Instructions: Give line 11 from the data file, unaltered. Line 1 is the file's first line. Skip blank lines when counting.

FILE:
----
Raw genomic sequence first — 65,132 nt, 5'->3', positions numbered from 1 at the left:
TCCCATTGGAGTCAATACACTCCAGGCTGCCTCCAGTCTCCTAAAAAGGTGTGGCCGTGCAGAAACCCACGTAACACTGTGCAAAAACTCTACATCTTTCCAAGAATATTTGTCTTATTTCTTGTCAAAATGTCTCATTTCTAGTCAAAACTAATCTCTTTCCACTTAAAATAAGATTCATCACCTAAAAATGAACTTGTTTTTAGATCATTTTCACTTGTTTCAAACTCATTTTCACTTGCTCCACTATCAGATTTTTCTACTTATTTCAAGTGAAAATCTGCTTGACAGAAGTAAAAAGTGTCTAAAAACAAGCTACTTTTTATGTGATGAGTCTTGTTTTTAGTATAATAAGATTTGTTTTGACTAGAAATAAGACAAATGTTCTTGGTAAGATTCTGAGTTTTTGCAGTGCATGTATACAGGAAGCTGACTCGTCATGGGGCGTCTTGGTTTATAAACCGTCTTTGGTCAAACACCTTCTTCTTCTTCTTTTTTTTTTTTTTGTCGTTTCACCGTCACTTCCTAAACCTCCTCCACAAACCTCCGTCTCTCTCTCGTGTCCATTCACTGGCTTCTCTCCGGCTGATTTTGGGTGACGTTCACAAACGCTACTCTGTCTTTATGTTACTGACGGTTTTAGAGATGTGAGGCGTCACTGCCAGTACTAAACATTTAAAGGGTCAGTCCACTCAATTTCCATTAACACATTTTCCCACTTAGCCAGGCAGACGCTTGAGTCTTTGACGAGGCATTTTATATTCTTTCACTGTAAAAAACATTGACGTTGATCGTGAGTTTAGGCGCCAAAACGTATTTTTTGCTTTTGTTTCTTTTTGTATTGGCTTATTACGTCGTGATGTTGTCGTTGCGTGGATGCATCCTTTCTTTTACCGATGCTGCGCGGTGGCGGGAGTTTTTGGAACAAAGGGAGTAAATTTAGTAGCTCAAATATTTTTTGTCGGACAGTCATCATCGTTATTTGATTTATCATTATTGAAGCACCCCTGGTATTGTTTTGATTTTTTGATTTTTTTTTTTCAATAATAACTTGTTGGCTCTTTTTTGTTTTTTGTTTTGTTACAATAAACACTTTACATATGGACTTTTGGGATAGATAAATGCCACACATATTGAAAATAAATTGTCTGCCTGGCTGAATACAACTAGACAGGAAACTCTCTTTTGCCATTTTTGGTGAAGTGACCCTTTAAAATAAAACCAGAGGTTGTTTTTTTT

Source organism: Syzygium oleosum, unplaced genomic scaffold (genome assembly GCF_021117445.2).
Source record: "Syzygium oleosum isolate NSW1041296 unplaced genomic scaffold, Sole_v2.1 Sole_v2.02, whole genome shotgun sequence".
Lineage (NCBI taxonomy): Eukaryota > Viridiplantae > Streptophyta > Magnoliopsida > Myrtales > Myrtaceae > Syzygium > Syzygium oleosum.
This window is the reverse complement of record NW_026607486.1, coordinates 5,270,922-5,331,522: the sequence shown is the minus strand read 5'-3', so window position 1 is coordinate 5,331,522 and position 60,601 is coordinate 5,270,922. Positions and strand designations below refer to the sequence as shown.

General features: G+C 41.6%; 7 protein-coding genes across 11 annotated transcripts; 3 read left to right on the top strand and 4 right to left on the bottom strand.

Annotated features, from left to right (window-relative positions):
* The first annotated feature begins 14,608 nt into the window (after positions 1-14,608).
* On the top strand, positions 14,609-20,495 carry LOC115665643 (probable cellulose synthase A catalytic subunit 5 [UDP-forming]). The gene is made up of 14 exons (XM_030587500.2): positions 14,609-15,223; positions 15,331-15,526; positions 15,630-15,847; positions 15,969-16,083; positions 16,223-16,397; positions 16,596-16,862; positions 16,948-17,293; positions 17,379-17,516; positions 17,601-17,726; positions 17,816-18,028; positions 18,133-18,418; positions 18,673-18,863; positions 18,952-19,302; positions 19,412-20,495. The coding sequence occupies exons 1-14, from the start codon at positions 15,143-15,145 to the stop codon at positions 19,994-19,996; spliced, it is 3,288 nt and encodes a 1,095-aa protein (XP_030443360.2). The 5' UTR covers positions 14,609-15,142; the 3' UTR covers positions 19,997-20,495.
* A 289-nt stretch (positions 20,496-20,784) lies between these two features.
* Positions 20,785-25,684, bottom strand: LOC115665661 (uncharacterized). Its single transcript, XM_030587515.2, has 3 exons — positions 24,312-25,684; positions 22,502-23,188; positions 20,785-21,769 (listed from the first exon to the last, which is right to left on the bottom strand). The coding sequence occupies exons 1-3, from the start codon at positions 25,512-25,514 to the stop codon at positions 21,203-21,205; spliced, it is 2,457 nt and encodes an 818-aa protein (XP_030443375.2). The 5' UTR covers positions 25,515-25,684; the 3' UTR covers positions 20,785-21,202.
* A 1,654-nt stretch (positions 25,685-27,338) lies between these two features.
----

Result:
* A 289-nt stretch (positions 20,496-20,784) lies between these two features.